Protocols used for fixed-timed artificial insemination strive to synchronize growth of follicular waves and commonly do so by administration of gonadotropin-releasing hormone (GnRH) at the beginning of the treatment. The stage of the cycle at the time of GnRH injection influences the proportion of animals that respond, and cows respond more consistently than heifers. Variability in response to GnRH has been offered as an explanation for why why short-term fixed-timed insemination protocols tend to be less effective in heifers than cows. The dairy industry has used prostaglandin (PG) to “pre-synchronize” cow ovulation before a protocol to improve the proportion of cows that initiate a new wave of follicular growth. Because of the additional cost in time and product, the beef industry has been reluctant to explore this approach. South Dakota State University research has indicated that variability in onset of estrus was reduced when PG was given 3 days before a controlled internal drug release (CIDR) protocol. A reduction in variability of the onset of estrus may improve response to fixed-time artificial insemination. The objective of this study was to determine if the onset of estrus prior to a PG 6-day CIDR protocol would improve pregnancy rates to fixed-time artificial insemination in beef heifers.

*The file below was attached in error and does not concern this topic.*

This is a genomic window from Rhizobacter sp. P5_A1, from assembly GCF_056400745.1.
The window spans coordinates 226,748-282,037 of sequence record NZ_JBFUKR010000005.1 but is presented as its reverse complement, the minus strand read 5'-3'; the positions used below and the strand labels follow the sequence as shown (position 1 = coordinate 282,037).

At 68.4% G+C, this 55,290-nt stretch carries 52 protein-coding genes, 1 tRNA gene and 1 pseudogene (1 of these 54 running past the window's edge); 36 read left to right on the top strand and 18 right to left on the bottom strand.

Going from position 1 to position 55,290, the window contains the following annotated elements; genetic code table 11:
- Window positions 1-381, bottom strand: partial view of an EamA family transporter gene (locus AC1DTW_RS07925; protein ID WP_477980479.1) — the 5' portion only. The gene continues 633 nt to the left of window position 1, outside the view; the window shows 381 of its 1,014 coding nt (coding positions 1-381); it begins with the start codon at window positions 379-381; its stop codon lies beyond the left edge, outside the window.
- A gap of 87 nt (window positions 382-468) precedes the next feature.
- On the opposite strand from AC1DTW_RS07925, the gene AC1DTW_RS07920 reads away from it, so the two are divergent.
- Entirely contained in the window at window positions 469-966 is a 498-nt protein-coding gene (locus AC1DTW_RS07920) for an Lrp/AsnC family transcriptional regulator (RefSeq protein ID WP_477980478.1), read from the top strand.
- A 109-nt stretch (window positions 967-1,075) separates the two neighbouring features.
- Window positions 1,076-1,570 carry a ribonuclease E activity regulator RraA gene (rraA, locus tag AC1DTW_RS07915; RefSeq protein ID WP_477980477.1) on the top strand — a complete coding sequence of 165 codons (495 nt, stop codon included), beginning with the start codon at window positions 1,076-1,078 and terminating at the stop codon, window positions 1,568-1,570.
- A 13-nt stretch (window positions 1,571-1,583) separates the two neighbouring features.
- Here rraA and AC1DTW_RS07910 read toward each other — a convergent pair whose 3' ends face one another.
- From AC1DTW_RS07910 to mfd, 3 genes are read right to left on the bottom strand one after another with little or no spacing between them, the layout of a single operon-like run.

• ItemOpen Access
    Ultrasound technology has limited ability to predict carcass yield grade of lightweight, short-fed stocker cattle